A Novel Approach Towards Handwritten Digit Recognition Using Refraction Property of Light Rays

A Novel Approach Towards Handwritten Digit Recognition Using Refraction Property of Light Rays

Roopkatha Samanta (Jadavpur University, India), Soulib Ghosh (Jadavpur University, India), Agneet Chatterjee (Jadavpur University, India) and Ram Sarkar (Jadavpur University, India)
Copyright: © 2020 |Pages: 17
DOI: 10.4018/IJCVIP.2020070101
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Due to the enormous application, handwritten digit recognition (HDR) has become an extremely important domain in optical character recognition (OCR)-related research. The predominant challenges faced in this domain include different photometric inconsistencies together with computational complexity. In this paper, the authors proposed a language invariant shape-based feature descriptor using the refraction property of light rays. It is to be noted that the proposed approach is novel as an adaptation of refraction property is completely new in this domain. The proposed method is assessed using five datasets of five different languages. Among the five datasets, four are offline (written Devanagari, Bangla, Arabic, and Telugu) and one is online (written in Assamese) handwritten digit datasets. The approach provides admirable outcomes for online digits whereas; it yields satisfactory results for offline handwritten digits. The method gives good result for both online and offline handwritten digits, which proves its robustness. It is also computationally less expensive compared to other state-of-the-art methods including deep learning-based models.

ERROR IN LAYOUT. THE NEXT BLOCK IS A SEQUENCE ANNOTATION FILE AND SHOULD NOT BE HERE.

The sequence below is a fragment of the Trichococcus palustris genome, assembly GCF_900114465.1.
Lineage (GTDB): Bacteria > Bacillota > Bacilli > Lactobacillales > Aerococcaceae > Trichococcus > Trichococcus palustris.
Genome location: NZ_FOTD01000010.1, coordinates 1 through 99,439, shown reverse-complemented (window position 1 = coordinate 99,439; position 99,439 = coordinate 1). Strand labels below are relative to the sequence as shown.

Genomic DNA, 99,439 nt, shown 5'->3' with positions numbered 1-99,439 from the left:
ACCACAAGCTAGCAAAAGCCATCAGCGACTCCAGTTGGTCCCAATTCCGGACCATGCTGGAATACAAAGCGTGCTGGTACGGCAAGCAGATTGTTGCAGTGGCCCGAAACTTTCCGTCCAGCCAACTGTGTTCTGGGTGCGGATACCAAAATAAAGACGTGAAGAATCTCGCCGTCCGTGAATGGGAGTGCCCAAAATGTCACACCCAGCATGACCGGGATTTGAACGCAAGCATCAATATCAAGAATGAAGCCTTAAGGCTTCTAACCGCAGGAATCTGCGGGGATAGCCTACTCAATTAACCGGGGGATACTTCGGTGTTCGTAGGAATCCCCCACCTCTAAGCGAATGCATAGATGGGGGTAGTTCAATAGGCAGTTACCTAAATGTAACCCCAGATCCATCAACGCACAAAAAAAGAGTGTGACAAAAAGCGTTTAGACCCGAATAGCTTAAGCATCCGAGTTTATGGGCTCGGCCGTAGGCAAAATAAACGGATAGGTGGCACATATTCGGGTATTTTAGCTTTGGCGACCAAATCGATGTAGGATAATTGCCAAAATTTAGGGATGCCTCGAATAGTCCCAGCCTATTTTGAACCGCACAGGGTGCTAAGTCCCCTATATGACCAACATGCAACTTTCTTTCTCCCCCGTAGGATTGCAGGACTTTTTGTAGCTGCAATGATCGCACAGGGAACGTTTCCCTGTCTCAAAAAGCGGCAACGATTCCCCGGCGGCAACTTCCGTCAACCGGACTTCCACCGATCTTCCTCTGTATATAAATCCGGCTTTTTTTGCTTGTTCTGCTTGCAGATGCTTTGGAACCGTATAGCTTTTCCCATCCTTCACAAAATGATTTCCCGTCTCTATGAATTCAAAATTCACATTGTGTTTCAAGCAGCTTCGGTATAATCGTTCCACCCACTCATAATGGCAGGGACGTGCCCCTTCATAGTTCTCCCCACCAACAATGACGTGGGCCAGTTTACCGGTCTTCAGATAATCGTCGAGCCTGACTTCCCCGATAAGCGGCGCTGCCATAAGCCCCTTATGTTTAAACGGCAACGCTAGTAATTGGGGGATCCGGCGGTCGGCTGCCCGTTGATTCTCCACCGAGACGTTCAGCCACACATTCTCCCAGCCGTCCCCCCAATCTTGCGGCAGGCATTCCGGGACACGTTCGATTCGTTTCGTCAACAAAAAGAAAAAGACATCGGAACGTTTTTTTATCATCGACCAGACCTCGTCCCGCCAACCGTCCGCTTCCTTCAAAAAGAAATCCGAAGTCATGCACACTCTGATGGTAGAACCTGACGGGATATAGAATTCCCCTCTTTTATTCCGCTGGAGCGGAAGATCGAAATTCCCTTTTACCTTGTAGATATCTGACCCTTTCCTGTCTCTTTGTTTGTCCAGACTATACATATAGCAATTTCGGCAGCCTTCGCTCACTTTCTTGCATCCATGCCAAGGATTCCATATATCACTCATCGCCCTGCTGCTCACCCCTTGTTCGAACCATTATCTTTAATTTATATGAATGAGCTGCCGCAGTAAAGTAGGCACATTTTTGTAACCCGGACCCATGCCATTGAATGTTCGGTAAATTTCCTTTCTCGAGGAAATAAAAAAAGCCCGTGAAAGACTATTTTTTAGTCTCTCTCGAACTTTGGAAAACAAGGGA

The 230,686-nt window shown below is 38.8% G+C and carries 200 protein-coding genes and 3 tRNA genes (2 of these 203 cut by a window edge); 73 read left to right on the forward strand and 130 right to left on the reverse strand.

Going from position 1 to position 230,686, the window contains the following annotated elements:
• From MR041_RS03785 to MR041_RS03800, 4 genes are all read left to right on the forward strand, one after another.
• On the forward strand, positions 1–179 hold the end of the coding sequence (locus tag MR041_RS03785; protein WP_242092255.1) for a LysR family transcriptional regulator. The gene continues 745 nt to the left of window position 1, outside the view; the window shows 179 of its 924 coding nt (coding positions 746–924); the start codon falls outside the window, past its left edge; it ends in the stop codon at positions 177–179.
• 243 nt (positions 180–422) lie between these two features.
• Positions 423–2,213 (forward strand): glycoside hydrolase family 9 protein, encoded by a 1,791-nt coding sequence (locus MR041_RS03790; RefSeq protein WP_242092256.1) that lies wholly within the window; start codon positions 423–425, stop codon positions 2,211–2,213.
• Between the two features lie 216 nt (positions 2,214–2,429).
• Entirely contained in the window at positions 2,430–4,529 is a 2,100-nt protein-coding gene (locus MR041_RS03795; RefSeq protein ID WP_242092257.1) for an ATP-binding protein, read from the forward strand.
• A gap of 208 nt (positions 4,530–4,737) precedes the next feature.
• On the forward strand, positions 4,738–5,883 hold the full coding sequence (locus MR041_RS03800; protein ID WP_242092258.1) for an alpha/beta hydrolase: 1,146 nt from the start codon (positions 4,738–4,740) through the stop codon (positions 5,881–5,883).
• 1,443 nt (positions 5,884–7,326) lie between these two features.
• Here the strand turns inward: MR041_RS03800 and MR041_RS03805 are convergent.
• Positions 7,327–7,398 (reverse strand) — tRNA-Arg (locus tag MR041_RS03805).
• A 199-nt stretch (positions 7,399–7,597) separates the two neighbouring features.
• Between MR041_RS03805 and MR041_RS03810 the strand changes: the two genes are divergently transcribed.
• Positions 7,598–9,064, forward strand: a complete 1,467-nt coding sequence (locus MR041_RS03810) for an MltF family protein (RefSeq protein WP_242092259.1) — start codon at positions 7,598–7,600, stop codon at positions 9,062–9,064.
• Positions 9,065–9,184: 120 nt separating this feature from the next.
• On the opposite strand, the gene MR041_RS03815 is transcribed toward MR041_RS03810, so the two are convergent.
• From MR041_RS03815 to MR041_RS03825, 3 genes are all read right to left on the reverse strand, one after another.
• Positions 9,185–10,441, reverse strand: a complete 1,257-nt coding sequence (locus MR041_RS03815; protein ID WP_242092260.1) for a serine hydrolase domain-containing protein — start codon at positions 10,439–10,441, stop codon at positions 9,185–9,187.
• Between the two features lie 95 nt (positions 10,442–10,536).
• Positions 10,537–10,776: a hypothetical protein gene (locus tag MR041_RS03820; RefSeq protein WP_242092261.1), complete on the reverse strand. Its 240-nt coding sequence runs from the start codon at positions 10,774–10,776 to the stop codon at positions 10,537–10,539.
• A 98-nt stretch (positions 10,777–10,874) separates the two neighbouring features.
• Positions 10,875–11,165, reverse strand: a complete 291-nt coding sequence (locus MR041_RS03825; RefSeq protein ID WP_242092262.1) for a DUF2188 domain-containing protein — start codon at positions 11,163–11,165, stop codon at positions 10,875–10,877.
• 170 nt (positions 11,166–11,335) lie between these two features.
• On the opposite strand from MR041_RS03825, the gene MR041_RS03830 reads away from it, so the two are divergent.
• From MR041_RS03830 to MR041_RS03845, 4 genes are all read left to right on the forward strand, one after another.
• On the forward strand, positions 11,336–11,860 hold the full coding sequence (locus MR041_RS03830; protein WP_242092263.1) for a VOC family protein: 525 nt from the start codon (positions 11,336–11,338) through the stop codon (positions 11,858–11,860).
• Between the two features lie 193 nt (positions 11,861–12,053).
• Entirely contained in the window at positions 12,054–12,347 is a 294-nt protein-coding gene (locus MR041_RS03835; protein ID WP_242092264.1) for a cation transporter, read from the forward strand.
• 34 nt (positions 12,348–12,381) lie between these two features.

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1. Introduction

Handwritten digit recognition (HDR) is the ability of a computer to elucidate an obtained comprehensible handwritten input from sources such as paper documents, images and some other devices. Offline HDR implies transformation of the input into some other form which can be used by computer and other applications necessary for the recognition procedure. The data obtained in this process is regarded as a static representation of handwritten digit. Though machine printed digit and character recognition problems are almost sorted, handwritten digit and character recognition still need much effort to accomplish. So, HDR is such a field of research which needs more cultivation. In addition to that, in India, different languages are used in different states. For that we need a general and relatively simple approach that can handle the digit images written in multiple languages with ease. HDR is considered as an important module of an Optical Character Recognition (OCR) system to be developed for recognizing handwritten textual document images. This involves photo-scanning of the text taking one character at a time, analysis of the scanned-in image, and then conversion of the scanned-in image into character codes, such as ASCII, generally used in data processing through computer system. HDR is also used in: (a) national ID number recognition system (b) postal office automation with code number recognition on Envelope and (c) handwritten cheque processing. Recently HDR has been implemented in tablet-based learning and e-content development. The challenges in handwritten digit recognition arise not only from the different ways in which a single digit can be written, but also from the different requirements imposed by some specific applications. Writing style varies from person to person and even it differs for a single person. Thus, it is a more difficult issue to recognize unconstrained handwritten digits. Any prior hint is also not provided from which one can get any idea about the writing style. So this is a very challenging and practical problem to manage. This implies that the main demand of the system is to develop such a method which will be able to detect the handwritten digit images irrespective of its writing style. Apart from these, some key challenges also includes uneven stroke width, irregular illumination, non-uniform orientation, seepage of ink etc. Some of the difficulties faced in HDR are shown in Table 1.

Table 1.
Example of challenges faced during recognition of handwritten digits. The images are taken from handwritten Bangla digit dataset. Figure (a), (b), (c), (d) are examples of poor handwriting, seepage of ink, uneven stroke width, and non-uniform orientation respectively.

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